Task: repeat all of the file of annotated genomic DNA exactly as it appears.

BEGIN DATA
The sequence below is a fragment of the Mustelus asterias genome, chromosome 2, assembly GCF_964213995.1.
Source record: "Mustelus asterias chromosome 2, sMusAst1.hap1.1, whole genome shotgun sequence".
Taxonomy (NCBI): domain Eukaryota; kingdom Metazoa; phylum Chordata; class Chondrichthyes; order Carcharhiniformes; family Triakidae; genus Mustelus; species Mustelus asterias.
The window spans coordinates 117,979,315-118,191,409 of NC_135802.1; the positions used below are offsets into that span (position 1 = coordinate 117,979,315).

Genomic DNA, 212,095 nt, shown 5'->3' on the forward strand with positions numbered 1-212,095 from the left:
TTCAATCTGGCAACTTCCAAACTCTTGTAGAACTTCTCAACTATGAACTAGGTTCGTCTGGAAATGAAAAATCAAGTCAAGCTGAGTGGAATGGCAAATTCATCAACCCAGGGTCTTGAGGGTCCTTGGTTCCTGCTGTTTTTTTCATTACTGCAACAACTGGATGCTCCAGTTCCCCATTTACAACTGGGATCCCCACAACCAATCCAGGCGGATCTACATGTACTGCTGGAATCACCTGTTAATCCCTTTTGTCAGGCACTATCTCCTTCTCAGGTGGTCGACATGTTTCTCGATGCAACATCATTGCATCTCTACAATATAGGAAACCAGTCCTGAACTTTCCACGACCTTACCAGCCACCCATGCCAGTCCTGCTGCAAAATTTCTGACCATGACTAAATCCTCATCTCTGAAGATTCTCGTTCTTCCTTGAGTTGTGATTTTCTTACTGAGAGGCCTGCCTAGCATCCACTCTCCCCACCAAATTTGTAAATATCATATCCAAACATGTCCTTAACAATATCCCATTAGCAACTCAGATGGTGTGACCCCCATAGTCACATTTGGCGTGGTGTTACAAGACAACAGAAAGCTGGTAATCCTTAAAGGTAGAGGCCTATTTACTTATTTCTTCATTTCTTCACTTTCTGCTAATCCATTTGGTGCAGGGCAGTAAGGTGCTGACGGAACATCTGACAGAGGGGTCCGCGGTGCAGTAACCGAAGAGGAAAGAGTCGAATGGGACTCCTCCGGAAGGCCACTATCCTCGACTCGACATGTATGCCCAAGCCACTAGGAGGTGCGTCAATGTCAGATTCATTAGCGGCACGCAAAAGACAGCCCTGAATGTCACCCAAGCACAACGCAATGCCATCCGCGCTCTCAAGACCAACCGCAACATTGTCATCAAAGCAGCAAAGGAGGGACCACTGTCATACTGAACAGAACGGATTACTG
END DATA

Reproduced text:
The sequence below is a fragment of the Mustelus asterias genome, chromosome 2, assembly GCF_964213995.1.
Source record: "Mustelus asterias chromosome 2, sMusAst1.hap1.1, whole genome shotgun sequence".
Taxonomy (NCBI): domain Eukaryota; kingdom Metazoa; phylum Chordata; class Chondrichthyes; order Carcharhiniformes; family Triakidae; genus Mustelus; species Mustelus asterias.
The window spans coordinates 117,979,315-118,191,409 of NC_135802.1; the positions used below are offsets into that span (position 1 = coordinate 117,979,315).

Genomic DNA, 212,095 nt, shown 5'->3' on the forward strand with positions numbered 1-212,095 from the left:
TTCAATCTGGCAACTTCCAAACTCTTGTAGAACTTCTCAACTATGAACTAGGTTCGTCTGGAAATGAAAAATCAAGTCAAGCTGAGTGGAATGGCAAATTCATCAACCCAGGGTCTTGAGGGTCCTTGGTTCCTGCTGTTTTTTTCATTACTGCAACAACTGGATGCTCCAGTTCCCCATTTACAACTGGGATCCCCACAACCAATCCAGGCGGATCTACATGTACTGCTGGAATCACCTGTTAATCCCTTTTGTCAGGCACTATCTCCTTCTCAGGTGGTCGACATGTTTCTCGATGCAACATCATTGCATCTCTACAATATAGGAAACCAGTCCTGAACTTTCCACGACCTTACCAGCCACCCATGCCAGTCCTGCTGCAAAATTTCTGACCATGACTAAATCCTCATCTCTGAAGATTCTCGTTCTTCCTTGAGTTGTGATTTTCTTACTGAGAGGCCTGCCTAGCATCCACTCTCCCCACCAAATTTGTAAATATCATATCCAAACATGTCCTTAACAATATCCCATTAGCAACTCAGATGGTGTGACCCCCATAGTCACATTTGGCGTGGTGTTACAAGACAACAGAAAGCTGGTAATCCTTAAAGGTAGAGGCCTATTTACTTATTTCTTCATTTCTTCACTTTCTGCTAATCCATTTGGTGCAGGGCAGTAAGGTGCTGACGGAACATCTGACAGAGGGGTCCGCGGTGCAGTAACCGAAGAGGAAAGAGTCGAATGGGACTCCTCCGGAAGGCCACTATCCTCGACTCGACATGTATGCCCAAGCCACTAGGAGGTGCGTCAATGTCAGATTCATTAGCGGCACGCAAAAGACAGCCCTGAATGTCACCCAAGCACAACGCAATGCCATCCGCGCTCTCAAGACCAACCGCAACATTGTCATCAAAGCAGCAAAGGAGGGACCACTGTCATACTGAACAGAACGGATTACTG